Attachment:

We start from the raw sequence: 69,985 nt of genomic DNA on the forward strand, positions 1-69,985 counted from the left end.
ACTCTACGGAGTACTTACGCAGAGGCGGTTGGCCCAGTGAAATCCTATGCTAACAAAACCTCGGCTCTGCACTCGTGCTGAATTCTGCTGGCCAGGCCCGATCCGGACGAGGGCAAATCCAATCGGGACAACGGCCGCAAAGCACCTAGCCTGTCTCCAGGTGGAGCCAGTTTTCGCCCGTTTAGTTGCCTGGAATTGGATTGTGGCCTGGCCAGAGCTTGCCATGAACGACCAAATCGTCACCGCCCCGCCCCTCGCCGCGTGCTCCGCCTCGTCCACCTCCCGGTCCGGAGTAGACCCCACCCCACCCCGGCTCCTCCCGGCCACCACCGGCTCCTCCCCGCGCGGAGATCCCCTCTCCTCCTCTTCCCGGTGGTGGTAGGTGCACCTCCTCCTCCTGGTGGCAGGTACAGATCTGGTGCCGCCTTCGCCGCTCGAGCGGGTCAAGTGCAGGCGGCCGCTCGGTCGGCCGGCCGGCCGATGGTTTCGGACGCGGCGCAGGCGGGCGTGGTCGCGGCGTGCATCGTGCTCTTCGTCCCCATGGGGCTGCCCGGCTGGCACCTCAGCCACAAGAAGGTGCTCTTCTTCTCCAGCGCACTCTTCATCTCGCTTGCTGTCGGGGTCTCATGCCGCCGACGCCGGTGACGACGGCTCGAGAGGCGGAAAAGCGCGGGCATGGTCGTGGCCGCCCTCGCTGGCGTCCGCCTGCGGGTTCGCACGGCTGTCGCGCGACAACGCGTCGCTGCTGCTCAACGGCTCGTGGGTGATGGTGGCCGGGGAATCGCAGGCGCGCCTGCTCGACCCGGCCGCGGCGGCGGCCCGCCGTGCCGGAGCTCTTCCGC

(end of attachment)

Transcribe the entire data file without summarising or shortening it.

We start from the raw sequence: 69,985 nt of genomic DNA on the forward strand, positions 1-69,985 counted from the left end.
ACTCTACGGAGTACTTACGCAGAGGCGGTTGGCCCAGTGAAATCCTATGCTAACAAAACCTCGGCTCTGCACTCGTGCTGAATTCTGCTGGCCAGGCCCGATCCGGACGAGGGCAAATCCAATCGGGACAACGGCCGCAAAGCACCTAGCCTGTCTCCAGGTGGAGCCAGTTTTCGCCCGTTTAGTTGCCTGGAATTGGATTGTGGCCTGGCCAGAGCTTGCCATGAACGACCAAATCGTCACCGCCCCGCCCCTCGCCGCGTGCTCCGCCTCGTCCACCTCCCGGTCCGGAGTAGACCCCACCCCACCCCGGCTCCTCCCGGCCACCACCGGCTCCTCCCCGCGCGGAGATCCCCTCTCCTCCTCTTCCCGGTGGTGGTAGGTGCACCTCCTCCTCCTGGTGGCAGGTACAGATCTGGTGCCGCCTTCGCCGCTCGAGCGGGTCAAGTGCAGGCGGCCGCTCGGTCGGCCGGCCGGCCGATGGTTTCGGACGCGGCGCAGGCGGGCGTGGTCGCGGCGTGCATCGTGCTCTTCGTCCCCATGGGGCTGCCCGGCTGGCACCTCAGCCACAAGAAGGTGCTCTTCTTCTCCAGCGCACTCTTCATCTCGCTTGCTGTCGGGGTCTCATGCCGCCGACGCCGGTGACGACGGCTCGAGAGGCGGAAAAGCGCGGGCATGGTCGTGGCCGCCCTCGCTGGCGTCCGCCTGCGGGTTCGCACGGCTGTCGCGCGACAACGCGTCGCTGCTGCTCAACGGCTCGTGGGTGATGGTGGCCGGGGAATCGCAGGCGCGCCTGCTCGACCCGGCCGCGGCGGCGGCCCGCCGTGCCGGAGCTCTTCCGC